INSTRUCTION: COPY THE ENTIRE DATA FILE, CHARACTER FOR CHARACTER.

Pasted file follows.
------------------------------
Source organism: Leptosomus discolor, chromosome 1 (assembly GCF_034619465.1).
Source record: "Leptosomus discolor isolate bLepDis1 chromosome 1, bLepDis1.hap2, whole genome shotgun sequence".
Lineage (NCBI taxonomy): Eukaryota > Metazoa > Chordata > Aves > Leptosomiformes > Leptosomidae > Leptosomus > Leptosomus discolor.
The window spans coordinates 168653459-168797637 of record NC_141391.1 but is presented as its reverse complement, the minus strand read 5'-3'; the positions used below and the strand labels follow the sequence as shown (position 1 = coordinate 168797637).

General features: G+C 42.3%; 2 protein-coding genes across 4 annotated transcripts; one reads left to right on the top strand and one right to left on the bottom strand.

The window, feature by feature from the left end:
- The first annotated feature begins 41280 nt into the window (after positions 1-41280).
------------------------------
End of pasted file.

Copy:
Source organism: Leptosomus discolor, chromosome 1 (assembly GCF_034619465.1).
Source record: "Leptosomus discolor isolate bLepDis1 chromosome 1, bLepDis1.hap2, whole genome shotgun sequence".
Lineage (NCBI taxonomy): Eukaryota > Metazoa > Chordata > Aves > Leptosomiformes > Leptosomidae > Leptosomus > Leptosomus discolor.
The window spans coordinates 168653459-168797637 of record NC_141391.1 but is presented as its reverse complement, the minus strand read 5'-3'; the positions used below and the strand labels follow the sequence as shown (position 1 = coordinate 168797637).

General features: G+C 42.3%; 2 protein-coding genes across 4 annotated transcripts; one reads left to right on the top strand and one right to left on the bottom strand.

The window, feature by feature from the left end:
- The first annotated feature begins 41280 nt into the window (after positions 1-41280).